I helped a friend bury a pet yesterday, and she went deep in her sorrow, imagining what she could have done to prevent the accident, creating regrets in her grief. Today is also a huge anniversary of a traumatic event, 9-11, and several of my clients are struggling, ironically, with regrets and shame.
When we lose someone, we always wonder what we might have done differently, wish we could reclaim lost time, and sometimes even blame ourselves for things that we had no control over. But those stories are illusions; part of healing is reclaiming the fullness of experience, and moving on with healthier stories.
In this time when we talk so much about fake news, and have to work so hard to get to the complex truth of the world, it’s easy to lose track of our own beliefs and balance our personal stories with the confusion around us. But balance is the key, here, to help us find clarity in the confusion that brings us to regret and shame.
In the world outside us, research brings us to closest to the truth about the news. And it’s the same for our inner lives, although the research process is different. It starts, though, by asking a hard question, and answering it honestly. (You best sit down first….)
What did you actually DO that you regret?
I expect you’ll be surprised by the answer. It’s likely that your regrets are based on what you imagine you could have done. If you did something that needs action — some apology or correction — that’s pretty easy, in the grand scheme of things. It takes courage to correct a wrong you had a part in. But a wrong based on what didn’t happen? That’s a challenge that requires you to connect with a harder truth — your story is not only imaginary, but it’s also getting in the way of your healing.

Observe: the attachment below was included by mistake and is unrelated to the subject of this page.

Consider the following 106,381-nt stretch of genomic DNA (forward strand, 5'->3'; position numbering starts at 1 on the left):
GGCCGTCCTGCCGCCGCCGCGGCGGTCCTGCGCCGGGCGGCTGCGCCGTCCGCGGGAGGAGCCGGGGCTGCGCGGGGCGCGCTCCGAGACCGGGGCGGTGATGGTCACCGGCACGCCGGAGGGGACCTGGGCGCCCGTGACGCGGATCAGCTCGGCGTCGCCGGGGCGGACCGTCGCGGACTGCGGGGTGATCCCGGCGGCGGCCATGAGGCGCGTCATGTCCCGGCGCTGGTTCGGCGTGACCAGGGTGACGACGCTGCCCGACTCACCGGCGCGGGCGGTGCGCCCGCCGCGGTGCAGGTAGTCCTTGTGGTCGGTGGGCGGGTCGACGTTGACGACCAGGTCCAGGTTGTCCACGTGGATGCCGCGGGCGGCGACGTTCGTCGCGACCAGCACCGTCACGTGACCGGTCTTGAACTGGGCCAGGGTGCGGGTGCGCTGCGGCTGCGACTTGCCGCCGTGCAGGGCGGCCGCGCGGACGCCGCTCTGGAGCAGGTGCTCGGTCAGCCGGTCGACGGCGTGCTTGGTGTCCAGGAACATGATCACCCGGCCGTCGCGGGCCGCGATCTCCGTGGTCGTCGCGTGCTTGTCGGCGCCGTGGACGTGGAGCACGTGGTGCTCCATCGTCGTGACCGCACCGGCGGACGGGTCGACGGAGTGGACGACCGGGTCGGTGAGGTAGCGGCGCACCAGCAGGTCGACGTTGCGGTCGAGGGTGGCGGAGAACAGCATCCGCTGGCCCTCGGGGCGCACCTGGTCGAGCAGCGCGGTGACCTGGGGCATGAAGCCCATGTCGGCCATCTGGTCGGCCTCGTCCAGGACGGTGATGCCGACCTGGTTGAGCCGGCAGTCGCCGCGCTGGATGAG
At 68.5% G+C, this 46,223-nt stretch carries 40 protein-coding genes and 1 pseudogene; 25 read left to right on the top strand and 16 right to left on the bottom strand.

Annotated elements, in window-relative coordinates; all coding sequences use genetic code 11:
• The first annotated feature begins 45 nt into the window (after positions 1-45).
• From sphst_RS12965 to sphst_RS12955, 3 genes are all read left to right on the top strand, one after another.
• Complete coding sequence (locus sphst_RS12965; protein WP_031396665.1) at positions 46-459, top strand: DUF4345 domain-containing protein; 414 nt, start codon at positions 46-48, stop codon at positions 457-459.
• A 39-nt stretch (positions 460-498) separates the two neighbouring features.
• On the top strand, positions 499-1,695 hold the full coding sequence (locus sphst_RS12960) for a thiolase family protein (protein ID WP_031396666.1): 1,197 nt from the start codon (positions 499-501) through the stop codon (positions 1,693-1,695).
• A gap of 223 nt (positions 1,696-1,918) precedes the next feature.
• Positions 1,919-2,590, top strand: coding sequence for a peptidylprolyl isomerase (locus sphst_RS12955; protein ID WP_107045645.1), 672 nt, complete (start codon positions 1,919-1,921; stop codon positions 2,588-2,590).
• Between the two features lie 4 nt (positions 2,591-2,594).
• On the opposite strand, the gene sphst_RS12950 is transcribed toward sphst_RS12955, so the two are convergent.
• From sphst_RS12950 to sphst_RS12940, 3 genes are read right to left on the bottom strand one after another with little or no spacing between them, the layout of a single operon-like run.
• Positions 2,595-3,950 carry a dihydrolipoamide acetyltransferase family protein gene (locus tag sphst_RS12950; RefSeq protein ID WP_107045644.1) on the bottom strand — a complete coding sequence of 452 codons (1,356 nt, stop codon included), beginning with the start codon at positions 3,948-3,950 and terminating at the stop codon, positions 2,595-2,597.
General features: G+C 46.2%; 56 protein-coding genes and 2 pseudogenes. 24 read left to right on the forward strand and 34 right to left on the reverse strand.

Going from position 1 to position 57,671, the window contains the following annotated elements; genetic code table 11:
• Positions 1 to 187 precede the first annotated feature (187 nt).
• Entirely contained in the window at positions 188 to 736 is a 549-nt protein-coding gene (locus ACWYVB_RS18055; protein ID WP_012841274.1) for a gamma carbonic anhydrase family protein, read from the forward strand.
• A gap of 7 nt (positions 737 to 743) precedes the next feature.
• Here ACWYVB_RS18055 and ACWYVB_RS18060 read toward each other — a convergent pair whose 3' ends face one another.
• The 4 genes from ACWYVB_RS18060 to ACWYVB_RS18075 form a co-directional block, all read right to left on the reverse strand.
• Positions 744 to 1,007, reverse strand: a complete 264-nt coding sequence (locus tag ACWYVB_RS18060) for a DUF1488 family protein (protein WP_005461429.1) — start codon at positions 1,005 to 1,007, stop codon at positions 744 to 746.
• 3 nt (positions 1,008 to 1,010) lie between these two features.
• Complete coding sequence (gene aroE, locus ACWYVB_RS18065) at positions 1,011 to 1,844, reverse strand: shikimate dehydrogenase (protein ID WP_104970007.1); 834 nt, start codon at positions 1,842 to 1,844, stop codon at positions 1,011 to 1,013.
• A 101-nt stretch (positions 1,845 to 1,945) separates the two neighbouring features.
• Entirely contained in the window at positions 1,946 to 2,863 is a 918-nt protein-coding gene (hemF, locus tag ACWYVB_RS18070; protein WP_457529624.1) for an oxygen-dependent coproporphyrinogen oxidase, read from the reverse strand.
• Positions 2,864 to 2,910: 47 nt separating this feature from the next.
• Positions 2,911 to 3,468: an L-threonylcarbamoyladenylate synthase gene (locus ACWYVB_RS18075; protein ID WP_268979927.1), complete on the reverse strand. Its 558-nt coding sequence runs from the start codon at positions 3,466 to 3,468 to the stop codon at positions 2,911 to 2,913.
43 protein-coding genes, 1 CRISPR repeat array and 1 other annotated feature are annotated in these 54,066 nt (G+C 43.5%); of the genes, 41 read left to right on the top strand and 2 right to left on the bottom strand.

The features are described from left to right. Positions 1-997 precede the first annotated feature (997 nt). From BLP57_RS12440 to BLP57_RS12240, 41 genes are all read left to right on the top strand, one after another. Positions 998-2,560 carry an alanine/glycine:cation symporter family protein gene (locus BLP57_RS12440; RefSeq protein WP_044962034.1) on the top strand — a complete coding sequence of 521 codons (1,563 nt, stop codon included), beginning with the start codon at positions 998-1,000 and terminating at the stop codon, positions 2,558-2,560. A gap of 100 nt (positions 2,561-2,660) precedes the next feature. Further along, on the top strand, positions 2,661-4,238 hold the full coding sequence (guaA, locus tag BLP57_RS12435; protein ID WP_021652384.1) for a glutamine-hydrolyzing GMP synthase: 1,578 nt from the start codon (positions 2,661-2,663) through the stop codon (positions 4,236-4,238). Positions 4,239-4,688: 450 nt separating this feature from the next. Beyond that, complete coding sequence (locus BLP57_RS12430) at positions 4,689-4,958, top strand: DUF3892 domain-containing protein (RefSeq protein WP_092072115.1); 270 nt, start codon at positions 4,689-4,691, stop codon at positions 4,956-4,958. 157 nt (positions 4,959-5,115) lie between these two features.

Regrets are story hauntings, and we need to find our way to letting those imaginary stories go with the same clarity we release our difficult real world experiences. The thing is, our inner stories feel as real to our psyche as something that physically happens. So the trick is doing the inner research to heal the imaginary story we’ve adopted as a lifelong regret.
How do you move on from not doing? It’s possible to weave a better story, and live that story with the same passion you’ve lived regret, but with more joy and delight. Are you ready to move on? First, believe you can, and that what you do, and the stories you tell about your past, can change.
Then take this one step: Whatever you did not do that caused you to regret the past, do it now. Did you neglect to share your love? Share it with the people around you. Did you want to write, or create something new? Sit down and write, let yourself create. A regret for what is not done, is a call from the world to take action.